In the United States, the media’s attention, for a time, was diverted by President Trump’s racist rants about a so-called migrant “invasion”, his made up claims of voter fraud, his partisan lies about Democrats, his steady stream of vitriolic and divisive rhetoric that has incited others to violence here and abroad, pre-midterm election frenzy, and now its aftermath. 

I mention this because for the past few weeks, the murder of Mr. Khashoggi had been eclipsed by other headlines.  No longer.  The vote on Senate Joint Resolution 54 is the Senate’s initial answer to the Saudi royal family, and to the Trump Administration. 

This crime, on top of everything else, was so wicked, so repulsive, that no amount of money, no amount of oil, and no amount of lies can obscure it. 

The Trump Administration lobbied hard against the Resolution, warning that despite the Saudi royal family’s many transgressions the U.S.-Saudi relationship is too important to risk.  No one is seeking to sever relations with Saudi Arabia.  But far more important is that the United States stands for the truth, for justice, for the laws of war, and that we don’t stand by when top officials of another government, whether ally or adversary, conspire to murder a journalist or dissident and lie about it.

As of today, the Saudi authorities continue to ignore appeals to reveal what happened to Khashoggi’s remains.  And after so many lies, they insist that the 18 men under arrest are the only ones involved in Mr. Khashoggi’s murder.  No one who knows anything about the Saudi royal family, which controls the Saudi government with an iron fist, believes that. 

President Trump, who has been loath to say anything that might implicate the Saudi royal family, at one point said there would be “very severe” consequences if investigations conclude that the Saudis are responsible.  Since then, even as it has become obvious that the Saudis – including the Crown Prince – are responsible, he has said nothing further about what those consequences would be.  To the contrary, he said “maybe he was, maybe he wasn’t,” but either way it doesn’t matter to President Trump.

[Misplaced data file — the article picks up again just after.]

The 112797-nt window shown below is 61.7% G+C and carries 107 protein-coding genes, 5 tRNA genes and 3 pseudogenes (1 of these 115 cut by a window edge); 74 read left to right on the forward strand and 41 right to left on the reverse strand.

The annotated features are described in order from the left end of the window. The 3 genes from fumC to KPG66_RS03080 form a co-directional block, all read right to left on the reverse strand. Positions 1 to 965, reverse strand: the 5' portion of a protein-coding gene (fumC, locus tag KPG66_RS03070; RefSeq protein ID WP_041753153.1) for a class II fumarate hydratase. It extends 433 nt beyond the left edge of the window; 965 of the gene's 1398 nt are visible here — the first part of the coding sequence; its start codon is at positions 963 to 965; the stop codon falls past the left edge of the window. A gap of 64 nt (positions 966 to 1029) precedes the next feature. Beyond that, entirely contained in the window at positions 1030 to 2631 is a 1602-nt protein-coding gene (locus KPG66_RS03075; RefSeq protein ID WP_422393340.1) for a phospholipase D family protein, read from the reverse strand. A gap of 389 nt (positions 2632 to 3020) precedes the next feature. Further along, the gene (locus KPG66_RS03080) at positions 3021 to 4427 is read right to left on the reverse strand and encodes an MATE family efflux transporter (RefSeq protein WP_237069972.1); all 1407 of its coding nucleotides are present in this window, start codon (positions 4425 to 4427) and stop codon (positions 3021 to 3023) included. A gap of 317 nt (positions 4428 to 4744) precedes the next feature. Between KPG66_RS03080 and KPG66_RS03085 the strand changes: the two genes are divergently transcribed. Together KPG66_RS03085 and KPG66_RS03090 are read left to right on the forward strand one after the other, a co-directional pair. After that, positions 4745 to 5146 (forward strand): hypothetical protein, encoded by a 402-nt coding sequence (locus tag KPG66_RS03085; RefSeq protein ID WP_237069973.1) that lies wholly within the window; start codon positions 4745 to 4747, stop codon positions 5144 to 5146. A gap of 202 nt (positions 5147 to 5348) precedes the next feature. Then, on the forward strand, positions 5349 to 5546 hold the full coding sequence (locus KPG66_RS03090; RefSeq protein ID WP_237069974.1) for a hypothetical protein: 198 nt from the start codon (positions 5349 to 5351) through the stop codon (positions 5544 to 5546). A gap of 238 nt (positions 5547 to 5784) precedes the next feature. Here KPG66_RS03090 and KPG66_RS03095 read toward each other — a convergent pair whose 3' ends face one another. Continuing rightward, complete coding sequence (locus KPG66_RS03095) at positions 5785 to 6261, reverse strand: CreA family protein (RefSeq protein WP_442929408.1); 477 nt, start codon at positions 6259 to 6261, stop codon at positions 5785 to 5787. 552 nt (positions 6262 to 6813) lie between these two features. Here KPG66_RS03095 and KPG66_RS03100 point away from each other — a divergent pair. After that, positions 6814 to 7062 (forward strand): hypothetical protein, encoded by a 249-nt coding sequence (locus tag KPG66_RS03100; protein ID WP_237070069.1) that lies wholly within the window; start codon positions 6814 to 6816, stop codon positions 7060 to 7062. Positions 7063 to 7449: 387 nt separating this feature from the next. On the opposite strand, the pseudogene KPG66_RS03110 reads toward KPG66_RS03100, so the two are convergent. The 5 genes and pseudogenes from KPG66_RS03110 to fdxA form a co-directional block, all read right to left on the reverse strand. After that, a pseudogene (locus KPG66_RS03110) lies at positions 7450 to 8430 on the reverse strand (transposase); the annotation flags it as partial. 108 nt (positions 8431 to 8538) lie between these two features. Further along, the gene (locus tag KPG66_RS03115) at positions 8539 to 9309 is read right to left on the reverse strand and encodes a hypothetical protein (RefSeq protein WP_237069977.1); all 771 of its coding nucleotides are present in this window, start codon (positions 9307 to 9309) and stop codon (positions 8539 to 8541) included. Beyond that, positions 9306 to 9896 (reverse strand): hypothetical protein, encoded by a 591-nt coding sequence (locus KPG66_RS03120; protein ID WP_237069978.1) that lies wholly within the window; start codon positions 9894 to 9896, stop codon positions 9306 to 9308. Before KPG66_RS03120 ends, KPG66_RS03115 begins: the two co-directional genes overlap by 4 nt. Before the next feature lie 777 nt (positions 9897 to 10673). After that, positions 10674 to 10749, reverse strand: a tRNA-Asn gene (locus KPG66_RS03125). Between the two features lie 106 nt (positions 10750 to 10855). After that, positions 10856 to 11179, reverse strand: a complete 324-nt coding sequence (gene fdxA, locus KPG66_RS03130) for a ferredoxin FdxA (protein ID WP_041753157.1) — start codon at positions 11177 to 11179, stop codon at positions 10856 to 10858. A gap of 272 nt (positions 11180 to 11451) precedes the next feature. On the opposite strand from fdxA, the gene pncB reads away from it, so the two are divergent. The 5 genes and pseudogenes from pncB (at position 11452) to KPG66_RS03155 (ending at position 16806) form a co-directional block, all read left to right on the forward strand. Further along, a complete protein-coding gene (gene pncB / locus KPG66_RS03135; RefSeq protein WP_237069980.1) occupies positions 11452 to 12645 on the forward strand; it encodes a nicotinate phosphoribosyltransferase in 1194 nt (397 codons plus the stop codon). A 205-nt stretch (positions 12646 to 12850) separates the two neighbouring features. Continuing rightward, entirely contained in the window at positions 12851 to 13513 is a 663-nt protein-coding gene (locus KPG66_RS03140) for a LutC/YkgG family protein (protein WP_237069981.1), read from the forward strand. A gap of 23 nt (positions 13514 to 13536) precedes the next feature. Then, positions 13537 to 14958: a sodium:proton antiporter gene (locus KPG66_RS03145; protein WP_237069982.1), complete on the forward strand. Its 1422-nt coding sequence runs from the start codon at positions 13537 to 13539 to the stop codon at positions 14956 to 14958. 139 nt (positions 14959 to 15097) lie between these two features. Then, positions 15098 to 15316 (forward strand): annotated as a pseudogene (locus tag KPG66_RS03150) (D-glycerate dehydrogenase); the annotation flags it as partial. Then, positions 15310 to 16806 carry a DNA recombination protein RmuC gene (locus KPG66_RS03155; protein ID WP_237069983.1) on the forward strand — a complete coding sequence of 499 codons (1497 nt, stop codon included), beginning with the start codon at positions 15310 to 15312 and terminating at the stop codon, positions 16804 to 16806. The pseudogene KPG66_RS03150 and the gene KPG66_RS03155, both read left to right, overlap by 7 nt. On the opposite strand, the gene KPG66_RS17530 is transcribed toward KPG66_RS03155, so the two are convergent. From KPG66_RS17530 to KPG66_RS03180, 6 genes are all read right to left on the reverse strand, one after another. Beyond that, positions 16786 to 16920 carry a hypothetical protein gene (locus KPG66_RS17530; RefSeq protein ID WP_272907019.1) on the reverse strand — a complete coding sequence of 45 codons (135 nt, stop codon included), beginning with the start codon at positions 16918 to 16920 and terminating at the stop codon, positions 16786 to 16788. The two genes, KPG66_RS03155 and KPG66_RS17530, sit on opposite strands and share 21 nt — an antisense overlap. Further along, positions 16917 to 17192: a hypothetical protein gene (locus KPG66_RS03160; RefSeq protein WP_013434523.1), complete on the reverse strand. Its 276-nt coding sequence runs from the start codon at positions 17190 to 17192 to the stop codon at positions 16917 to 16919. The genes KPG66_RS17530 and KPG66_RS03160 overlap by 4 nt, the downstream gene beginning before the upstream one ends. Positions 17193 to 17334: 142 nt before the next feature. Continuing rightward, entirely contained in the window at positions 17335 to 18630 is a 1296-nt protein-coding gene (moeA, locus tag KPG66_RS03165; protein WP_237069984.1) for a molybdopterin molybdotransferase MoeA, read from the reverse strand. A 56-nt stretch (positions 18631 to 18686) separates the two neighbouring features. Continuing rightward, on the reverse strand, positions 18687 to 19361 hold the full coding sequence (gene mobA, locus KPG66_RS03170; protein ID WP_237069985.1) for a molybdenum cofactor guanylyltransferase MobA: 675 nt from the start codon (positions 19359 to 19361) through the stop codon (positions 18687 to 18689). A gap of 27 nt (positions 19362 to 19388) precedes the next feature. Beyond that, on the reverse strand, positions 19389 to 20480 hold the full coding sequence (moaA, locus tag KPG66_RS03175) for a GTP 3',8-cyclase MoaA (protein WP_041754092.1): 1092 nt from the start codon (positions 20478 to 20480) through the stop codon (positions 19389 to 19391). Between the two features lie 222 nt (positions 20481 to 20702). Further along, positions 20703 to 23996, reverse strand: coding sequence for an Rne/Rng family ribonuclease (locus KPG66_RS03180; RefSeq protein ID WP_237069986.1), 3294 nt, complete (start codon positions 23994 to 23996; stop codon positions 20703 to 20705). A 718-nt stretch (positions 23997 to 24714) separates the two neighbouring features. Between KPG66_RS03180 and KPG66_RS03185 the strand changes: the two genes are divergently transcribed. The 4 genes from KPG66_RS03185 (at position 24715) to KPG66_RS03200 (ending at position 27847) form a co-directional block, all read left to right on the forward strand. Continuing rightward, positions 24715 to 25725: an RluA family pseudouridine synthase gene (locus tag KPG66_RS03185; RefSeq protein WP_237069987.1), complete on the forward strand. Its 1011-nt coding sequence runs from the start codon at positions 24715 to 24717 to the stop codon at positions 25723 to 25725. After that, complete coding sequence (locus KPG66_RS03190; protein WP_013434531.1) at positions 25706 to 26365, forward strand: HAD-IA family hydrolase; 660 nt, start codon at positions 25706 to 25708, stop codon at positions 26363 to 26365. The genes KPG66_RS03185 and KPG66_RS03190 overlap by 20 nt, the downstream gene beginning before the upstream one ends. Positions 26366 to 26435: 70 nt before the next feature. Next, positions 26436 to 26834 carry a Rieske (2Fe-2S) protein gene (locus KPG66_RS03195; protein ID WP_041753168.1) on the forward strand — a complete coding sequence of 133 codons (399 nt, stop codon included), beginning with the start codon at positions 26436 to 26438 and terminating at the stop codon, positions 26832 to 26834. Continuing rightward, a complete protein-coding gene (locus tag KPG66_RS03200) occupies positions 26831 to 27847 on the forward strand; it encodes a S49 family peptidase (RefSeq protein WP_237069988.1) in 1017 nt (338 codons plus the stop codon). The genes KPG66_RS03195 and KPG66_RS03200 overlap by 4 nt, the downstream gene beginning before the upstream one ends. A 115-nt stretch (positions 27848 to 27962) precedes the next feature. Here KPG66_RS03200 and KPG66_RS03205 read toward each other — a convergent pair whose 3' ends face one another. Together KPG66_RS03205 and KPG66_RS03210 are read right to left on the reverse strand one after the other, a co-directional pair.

Secretary Pompeo has said that Saudi Arabia has made a “serious commitment” to hold senior leaders and officials accountable for the murder of Mr. Khashoggi.  Yet so far, no senior Saudi leader or official has been arrested, and the Saudis appear to have rejected the Turkish government’s demand that the 18 individuals who have been arrested be turned over to face justice where the crime occurred.

According to press reports, the conclusion of U.S. intelligence experts is that such a heinous, premeditated crime by Saudi agents inside the Saudi consulate could not have taken place without the Crown Prince’s knowledge and support.  Does anyone seriously believe otherwise?  Yet yesterday, the CIA Director was barred by the White House from meeting with Senators to answer questions about this.  Knowing what we do about this White House, the inescapable conclusion is that whatever she would have told us would have contradicted the President’s defense of the Saudi government.

Despite all the Saudis’ phony denials, the President appears disposed to ignore his own intelligence experts and rely instead on the Saudi royal family to investigate itself.  Why?  To protect billions of dollars in contracts for U.S. weapons purchased by the Saudis for use in Yemen.  The White House has apparently concluded that Crown Prince Mohammed bin Salman will ride out this storm and remain in power for years to come. 

Journalists the world over face unprecedented dangers.  Those who criticize corrupt, repressive governments do so at great risk to their own safety and the safety of their families.  They are regularly the targets of harassment, threats, and assassination for nothing more than doing their job.  If the Saudi royal family can escape punishment for the premeditated murder of a Washington Post journalist, what does that say to journalists everywhere?  What does it say about the United States, if we are willing to accept that? 

Yesterday, the vote on Senate Joint Resolution 54 showed that we do not and will not accept it.  If the Saudi royal family hopes to salvage its tattered reputation and relations with the United States, it will need to take far more decisive action to end the mayhem in Yemen and bring to justice all those responsible for murdering Jamal Khashoggi.